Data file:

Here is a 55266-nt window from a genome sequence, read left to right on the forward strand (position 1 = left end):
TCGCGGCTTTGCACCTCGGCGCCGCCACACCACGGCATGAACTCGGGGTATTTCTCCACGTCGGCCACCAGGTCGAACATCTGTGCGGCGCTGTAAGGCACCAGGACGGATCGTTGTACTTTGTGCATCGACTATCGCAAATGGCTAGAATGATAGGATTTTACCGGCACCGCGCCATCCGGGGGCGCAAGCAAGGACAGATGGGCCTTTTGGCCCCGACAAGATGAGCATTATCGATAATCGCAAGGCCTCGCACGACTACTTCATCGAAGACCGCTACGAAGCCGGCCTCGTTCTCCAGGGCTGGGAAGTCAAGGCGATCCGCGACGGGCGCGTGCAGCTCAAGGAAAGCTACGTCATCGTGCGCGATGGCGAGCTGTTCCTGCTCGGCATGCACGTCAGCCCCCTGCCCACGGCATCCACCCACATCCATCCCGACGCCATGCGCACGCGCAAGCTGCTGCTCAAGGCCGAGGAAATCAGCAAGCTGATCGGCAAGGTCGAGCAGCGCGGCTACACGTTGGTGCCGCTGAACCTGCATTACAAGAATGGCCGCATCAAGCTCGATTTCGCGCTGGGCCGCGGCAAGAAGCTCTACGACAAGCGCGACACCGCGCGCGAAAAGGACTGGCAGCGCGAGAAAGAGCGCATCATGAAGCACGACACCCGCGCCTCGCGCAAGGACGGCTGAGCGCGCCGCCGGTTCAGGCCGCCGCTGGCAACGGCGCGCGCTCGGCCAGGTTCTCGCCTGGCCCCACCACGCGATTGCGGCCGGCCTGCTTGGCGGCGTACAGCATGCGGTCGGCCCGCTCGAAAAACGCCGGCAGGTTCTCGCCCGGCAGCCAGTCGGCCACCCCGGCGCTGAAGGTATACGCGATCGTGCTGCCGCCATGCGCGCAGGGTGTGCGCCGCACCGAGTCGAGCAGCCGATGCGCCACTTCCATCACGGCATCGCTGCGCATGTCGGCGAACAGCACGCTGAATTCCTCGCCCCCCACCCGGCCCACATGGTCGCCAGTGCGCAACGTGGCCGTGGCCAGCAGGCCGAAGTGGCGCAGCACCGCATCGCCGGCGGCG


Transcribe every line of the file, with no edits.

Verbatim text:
Here is a 55266-nt window from a genome sequence, read left to right on the forward strand (position 1 = left end):
TCGCGGCTTTGCACCTCGGCGCCGCCACACCACGGCATGAACTCGGGGTATTTCTCCACGTCGGCCACCAGGTCGAACATCTGTGCGGCGCTGTAAGGCACCAGGACGGATCGTTGTACTTTGTGCATCGACTATCGCAAATGGCTAGAATGATAGGATTTTACCGGCACCGCGCCATCCGGGGGCGCAAGCAAGGACAGATGGGCCTTTTGGCCCCGACAAGATGAGCATTATCGATAATCGCAAGGCCTCGCACGACTACTTCATCGAAGACCGCTACGAAGCCGGCCTCGTTCTCCAGGGCTGGGAAGTCAAGGCGATCCGCGACGGGCGCGTGCAGCTCAAGGAAAGCTACGTCATCGTGCGCGATGGCGAGCTGTTCCTGCTCGGCATGCACGTCAGCCCCCTGCCCACGGCATCCACCCACATCCATCCCGACGCCATGCGCACGCGCAAGCTGCTGCTCAAGGCCGAGGAAATCAGCAAGCTGATCGGCAAGGTCGAGCAGCGCGGCTACACGTTGGTGCCGCTGAACCTGCATTACAAGAATGGCCGCATCAAGCTCGATTTCGCGCTGGGCCGCGGCAAGAAGCTCTACGACAAGCGCGACACCGCGCGCGAAAAGGACTGGCAGCGCGAGAAAGAGCGCATCATGAAGCACGACACCCGCGCCTCGCGCAAGGACGGCTGAGCGCGCCGCCGGTTCAGGCCGCCGCTGGCAACGGCGCGCGCTCGGCCAGGTTCTCGCCTGGCCCCACCACGCGATTGCGGCCGGCCTGCTTGGCGGCGTACAGCATGCGGTCGGCCCGCTCGAAAAACGCCGGCAGGTTCTCGCCCGGCAGCCAGTCGGCCACCCCGGCGCTGAAGGTATACGCGATCGTGCTGCCGCCATGCGCGCAGGGTGTGCGCCGCACCGAGTCGAGCAGCCGATGCGCCACTTCCATCACGGCATCGCTGCGCATGTCGGCGAACAGCACGCTGAATTCCTCGCCCCCCACCCGGCCCACATGGTCGCCAGTGCGCAACGTGGCCGTGGCCAGCAGGCCGAAGTGGCGCAGCACCGCATCGCCGGCGGCG